A Qualitative Study of Green IT Adoption Within the Philippines Business Process Outsourcing Industry: A Multi-Theory Perspective

A Qualitative Study of Green IT Adoption Within the Philippines Business Process Outsourcing Industry: A Multi-Theory Perspective

Alexander A. Hernandez (De La Salle University, Philippines) and Sherwin Ona (De La Salle University, Philippines)
DOI: 10.4018/978-1-5225-5201-7.ch019
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This study explores the green IT adoption experience of organizations within the business process outsourcing industry in the Philippines using a multi-theory perspective. Through a multiple case study with three organizations, it presents a holistic account of the factors in green IT adoption. This study shows the usefulness of complementarily deploying adoption theory and offers important theoretical and practical implications for organizations as they extend their BPO operations globally. In this study, the authors discovered that technological and organizational context factors have greater positive impact on Green IT adoption within BPO organizations while environmental context factors have lesser impact in decision-making processes.
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Global warming and climate change are serious problems faced by humanity (Mowery et al., 2010). It was caused by business activities such as the exploitation of natural resource (Pavlakis, Alexandry and Sieber, 1996; Walsh, 2011), rise in energy generation and consumption (Platt, 2007; Salehfar and Benson, 1998), carbon emission (Fuchs, 2008) and toxic waste disposal (Harris and McCartor, 2011). The Information Technology (IT) industry is a notorious contributor to the environmental problems, which consumes nearly 40 million gigajoules of energy that produces 8 million tons of carbon dioxide annually (Ranganathan, 2010). Significantly, more than 50 million tons of toxic IT waste is improperly disposed of yearly, significantly contributing to pollution (Karin, 2009).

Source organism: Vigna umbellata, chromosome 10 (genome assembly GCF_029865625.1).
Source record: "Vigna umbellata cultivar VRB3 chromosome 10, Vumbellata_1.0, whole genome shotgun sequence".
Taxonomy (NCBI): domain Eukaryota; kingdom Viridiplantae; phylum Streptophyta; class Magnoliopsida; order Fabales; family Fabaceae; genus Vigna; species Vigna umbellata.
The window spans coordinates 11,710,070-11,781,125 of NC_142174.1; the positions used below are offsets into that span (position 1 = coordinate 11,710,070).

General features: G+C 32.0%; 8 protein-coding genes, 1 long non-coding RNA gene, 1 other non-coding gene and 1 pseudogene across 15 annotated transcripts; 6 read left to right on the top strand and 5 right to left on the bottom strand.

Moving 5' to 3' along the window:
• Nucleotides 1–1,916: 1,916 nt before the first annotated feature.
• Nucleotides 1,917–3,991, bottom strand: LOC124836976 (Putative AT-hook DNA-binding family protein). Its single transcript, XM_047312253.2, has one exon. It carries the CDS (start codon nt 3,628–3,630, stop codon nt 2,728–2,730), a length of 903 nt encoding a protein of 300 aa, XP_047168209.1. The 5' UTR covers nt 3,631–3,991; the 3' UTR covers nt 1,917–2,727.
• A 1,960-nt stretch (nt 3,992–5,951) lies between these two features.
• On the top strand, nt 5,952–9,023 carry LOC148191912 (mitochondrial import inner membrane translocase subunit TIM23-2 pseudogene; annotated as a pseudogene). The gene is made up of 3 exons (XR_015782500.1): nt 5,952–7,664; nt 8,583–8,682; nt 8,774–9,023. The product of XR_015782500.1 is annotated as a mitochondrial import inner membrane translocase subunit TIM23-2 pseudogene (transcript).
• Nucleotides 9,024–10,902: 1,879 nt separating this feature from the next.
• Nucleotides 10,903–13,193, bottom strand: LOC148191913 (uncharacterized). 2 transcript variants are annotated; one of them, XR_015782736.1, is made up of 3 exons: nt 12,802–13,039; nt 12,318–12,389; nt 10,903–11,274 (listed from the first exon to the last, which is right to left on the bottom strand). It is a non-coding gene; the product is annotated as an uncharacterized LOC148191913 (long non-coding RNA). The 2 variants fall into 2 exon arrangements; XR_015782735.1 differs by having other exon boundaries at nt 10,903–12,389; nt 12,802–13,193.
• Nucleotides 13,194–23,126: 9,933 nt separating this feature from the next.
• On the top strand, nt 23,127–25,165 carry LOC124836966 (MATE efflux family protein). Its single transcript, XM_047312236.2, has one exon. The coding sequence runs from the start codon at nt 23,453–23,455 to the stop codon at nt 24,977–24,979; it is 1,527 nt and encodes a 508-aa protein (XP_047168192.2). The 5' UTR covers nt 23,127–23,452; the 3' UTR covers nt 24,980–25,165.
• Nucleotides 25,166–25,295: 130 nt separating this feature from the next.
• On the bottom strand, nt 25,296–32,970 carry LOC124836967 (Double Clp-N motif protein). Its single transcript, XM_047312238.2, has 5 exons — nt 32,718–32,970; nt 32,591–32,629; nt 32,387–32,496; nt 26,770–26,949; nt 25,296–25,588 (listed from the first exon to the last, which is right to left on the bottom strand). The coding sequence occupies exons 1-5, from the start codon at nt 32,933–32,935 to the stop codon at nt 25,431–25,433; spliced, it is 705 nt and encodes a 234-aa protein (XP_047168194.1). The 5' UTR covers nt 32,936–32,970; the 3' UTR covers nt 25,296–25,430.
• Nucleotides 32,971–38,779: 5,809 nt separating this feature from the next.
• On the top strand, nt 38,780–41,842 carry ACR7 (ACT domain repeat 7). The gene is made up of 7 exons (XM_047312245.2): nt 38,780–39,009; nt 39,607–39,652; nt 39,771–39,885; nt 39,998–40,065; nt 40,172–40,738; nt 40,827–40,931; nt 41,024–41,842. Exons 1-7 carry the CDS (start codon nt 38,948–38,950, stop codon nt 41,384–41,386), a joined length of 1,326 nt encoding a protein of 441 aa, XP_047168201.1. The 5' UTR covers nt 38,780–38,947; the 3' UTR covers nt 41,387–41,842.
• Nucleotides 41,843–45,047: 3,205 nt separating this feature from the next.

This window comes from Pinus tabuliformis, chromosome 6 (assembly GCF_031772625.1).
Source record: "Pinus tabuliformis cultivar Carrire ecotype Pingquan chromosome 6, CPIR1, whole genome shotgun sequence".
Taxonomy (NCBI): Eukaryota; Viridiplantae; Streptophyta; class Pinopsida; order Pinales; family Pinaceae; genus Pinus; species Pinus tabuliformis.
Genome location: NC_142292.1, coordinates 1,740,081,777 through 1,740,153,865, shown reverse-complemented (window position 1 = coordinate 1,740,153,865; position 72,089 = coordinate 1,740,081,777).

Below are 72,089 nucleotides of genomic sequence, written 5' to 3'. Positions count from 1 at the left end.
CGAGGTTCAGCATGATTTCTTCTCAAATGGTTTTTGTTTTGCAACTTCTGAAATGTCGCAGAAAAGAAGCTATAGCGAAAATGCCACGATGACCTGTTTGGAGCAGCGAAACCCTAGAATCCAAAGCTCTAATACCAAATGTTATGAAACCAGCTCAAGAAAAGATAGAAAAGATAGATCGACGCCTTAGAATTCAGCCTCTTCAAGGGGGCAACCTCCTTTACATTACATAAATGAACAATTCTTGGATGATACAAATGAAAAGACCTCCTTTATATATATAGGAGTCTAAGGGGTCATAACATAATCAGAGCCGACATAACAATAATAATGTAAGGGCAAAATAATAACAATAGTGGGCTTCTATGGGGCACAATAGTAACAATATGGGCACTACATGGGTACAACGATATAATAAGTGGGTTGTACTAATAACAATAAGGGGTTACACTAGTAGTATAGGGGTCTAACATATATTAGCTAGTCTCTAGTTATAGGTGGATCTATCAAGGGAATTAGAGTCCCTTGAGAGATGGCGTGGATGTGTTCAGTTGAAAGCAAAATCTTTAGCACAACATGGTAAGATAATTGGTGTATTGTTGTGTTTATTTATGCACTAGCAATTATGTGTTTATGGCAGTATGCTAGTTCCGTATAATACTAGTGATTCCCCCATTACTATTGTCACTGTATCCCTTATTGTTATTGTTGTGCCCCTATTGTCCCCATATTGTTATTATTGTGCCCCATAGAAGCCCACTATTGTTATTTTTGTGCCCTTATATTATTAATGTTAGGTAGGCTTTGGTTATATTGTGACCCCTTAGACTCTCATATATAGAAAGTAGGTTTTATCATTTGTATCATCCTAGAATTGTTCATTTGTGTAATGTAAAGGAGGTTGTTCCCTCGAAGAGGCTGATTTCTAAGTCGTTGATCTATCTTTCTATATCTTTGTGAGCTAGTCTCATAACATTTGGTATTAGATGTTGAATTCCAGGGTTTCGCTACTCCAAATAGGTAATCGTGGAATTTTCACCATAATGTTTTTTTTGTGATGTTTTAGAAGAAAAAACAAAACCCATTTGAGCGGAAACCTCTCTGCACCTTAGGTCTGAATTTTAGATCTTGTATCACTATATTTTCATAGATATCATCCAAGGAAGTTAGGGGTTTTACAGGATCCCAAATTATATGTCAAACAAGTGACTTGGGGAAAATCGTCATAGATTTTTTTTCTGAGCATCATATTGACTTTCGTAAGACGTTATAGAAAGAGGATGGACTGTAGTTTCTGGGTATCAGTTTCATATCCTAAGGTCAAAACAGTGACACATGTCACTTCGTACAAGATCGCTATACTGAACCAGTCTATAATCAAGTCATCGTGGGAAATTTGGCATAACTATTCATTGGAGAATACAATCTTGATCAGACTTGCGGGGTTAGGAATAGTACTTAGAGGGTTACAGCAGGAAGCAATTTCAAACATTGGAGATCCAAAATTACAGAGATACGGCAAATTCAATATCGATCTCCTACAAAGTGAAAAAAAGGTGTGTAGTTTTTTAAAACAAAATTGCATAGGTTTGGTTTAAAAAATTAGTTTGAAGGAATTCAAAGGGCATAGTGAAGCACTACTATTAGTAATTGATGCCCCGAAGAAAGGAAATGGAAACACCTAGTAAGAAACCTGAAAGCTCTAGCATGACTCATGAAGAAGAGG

Although IT is a problem to the natural environment, it can also play an important role to solve the growing environmental problems. For example, using telecommuting to replace commuting can reduce millions of tons of greenhouse gasses physically (Fuhr and Pociask, 2011). The United Parcel Service has used IT for route optimization to reduce the traveling distance of its delivery trucks (Watson, Boudreau, Li and Levis, 2010). At this point, there is increasing consideration to address the global environmental problems resulted from IT, decrease the environmental challenges and shift towards sustainability (Jenkin et al., 2011). With the need to address the problems caused by IT and the potential of IT as a solution to environmental problems becoming more widely recognized, Green IT has become an emerging agenda, gaining increasing attention from both researchers and practitioners (Lei and Ngai, 2012). Green IT refers to the practices and processes enabled by information systems (IS) that can enhance the economic and environmental performance of an organization (Melville, 2010). Green IT covers wide range organizational activities such as human and managerial practices relating to the whole cycle of an IT infrastructure (Molla, Cooper, and Pittayachawan, 2011).

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